Some speakers offered a few “meh” ideas:
- Tim Bajarin noted an ongoing pilot to use the Watch for Identity Management
- Health insurance companies might improve rate accuracy by offering stipends for the watch through enterprises to better track employee heath.
- Ben Bajarin discussed hands-free computing scenarios (one factory worker straps an iPhone to his forearm), though this strikes me as a better fit for Google Glass.
- Jeff Richards, Partner at GGV Capital, noted their investment in Lucera, a company using the Watch to improve communication between hospital doctors and nurses.
I was hoping Bob Moesta’s Jobs-To-Be-Done technique would uncover some great use cases, but such was not the case.
Perhaps the most insightful comment came from GGV Capital’s Glenn Solomon during the VC Panel:
Value is created when there’s a paradigm shift. So the question is whether Apple Watch is a new paradigm or not. Right now it’s an accessory to the phone. Until it changes or becomes something different, it’s not a true paradigm shift.”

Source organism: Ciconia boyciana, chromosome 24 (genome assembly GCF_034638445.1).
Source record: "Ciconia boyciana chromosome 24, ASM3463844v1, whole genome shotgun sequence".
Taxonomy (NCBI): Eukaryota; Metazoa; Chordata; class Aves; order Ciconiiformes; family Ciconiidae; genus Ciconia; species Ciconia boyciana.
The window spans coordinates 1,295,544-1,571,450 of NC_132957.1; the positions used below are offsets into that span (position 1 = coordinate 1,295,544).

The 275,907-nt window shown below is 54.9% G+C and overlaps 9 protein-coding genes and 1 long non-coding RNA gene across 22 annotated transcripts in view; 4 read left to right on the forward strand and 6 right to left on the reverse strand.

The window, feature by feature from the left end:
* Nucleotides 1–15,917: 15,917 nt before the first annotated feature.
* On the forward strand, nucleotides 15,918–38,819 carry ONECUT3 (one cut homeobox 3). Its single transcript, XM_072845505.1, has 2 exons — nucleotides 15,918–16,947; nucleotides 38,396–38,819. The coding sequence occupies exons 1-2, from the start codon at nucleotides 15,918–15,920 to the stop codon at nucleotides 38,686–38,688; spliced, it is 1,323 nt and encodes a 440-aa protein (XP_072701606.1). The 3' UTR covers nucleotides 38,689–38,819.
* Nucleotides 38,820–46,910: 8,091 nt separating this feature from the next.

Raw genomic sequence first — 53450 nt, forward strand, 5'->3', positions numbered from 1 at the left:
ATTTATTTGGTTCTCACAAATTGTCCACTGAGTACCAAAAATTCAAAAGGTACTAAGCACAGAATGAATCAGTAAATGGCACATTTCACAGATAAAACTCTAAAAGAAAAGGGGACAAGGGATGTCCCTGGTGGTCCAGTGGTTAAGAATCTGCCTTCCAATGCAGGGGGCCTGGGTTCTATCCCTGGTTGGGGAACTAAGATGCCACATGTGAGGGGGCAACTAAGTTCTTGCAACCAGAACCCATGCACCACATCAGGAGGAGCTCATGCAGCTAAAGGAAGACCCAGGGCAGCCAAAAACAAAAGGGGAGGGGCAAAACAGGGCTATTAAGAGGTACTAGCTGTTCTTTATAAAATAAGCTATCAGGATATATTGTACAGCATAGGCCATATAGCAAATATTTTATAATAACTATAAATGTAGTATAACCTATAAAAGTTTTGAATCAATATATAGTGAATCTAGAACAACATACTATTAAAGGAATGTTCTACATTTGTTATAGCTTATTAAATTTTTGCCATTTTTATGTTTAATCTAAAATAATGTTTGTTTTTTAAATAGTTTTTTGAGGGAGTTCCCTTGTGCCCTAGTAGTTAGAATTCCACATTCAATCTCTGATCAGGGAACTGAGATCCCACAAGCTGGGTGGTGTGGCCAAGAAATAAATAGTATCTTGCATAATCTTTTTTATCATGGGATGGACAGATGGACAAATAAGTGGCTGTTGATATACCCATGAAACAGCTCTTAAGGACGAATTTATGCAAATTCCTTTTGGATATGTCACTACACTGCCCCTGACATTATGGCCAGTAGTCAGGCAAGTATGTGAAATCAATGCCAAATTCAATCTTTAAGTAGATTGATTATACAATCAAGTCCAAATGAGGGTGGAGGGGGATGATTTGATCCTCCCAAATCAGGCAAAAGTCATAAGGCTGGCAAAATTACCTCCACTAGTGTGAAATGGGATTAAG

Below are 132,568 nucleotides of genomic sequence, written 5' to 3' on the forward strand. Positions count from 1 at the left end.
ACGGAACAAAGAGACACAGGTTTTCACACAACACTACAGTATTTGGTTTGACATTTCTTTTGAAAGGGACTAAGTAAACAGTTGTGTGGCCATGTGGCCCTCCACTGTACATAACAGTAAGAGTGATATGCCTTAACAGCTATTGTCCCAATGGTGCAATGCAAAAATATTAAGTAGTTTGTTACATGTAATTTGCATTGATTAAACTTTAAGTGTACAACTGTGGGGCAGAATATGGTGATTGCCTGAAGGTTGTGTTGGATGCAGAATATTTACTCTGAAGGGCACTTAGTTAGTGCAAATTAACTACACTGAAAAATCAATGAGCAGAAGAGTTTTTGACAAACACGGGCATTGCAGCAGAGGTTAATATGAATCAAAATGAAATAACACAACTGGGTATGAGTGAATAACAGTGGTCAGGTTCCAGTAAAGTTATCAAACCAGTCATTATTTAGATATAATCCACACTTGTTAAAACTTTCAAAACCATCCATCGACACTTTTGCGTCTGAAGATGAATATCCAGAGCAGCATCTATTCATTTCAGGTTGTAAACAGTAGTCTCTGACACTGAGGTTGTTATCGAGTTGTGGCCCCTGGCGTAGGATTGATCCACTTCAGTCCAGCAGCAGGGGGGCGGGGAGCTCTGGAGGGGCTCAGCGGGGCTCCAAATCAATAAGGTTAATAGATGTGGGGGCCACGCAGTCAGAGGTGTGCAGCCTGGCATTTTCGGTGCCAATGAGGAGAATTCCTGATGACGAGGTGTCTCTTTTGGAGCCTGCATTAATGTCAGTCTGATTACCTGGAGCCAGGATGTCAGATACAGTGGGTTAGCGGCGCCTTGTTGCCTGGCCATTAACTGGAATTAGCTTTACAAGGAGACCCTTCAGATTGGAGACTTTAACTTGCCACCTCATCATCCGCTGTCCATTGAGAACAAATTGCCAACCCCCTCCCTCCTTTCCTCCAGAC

Not the most encouraging statement.
But optimism prevailed: “The killer apps will be fundamentally different than those creating value on the mobile phone,” Solomon added. Much like with the iPhone, Solomon believes, consumer-side successes will determine what makes its way to the enterprise. We just don’t know what those things are going to be yet.
Try to recall how we all felt about the original iPhone—before the SDK, before the App Store. Didn’t seem like there was much there at the time, but we know how that worked out. So if the value of Apple Watch is tied to a lot of little moments—as opposed to killer apps—then Day-in-the-Life assessments and other ethnographic methods are going to be instrumental to uncovering Watch opportunities in the enterprise.
Until then, we’re sticking to our original advice: tap the brakes on Watch app investments.
Design Principles for the Watch
Josh Clark of Big Medium gave a talk about designing for the Watch and offered a couple of valuable insights for anyone building Watch apps:
- Session Length Should Inform Design: Experiences for each device should be designed in accordance with the average session length. It turns out the size of a device’s screen correlates strongly to the average session length. So don’t just port your iPhone experiences to the Watch screen. Mobile encourages us to simplify; the Watch doubles down on that. If you’re thinking micro-moments on the phone (with an average session length of 32 seconds), you have to think NANO-moments on the Watch (where the average session is 7 seconds). If the usage takes more than 5 seconds, think about making the app more focused.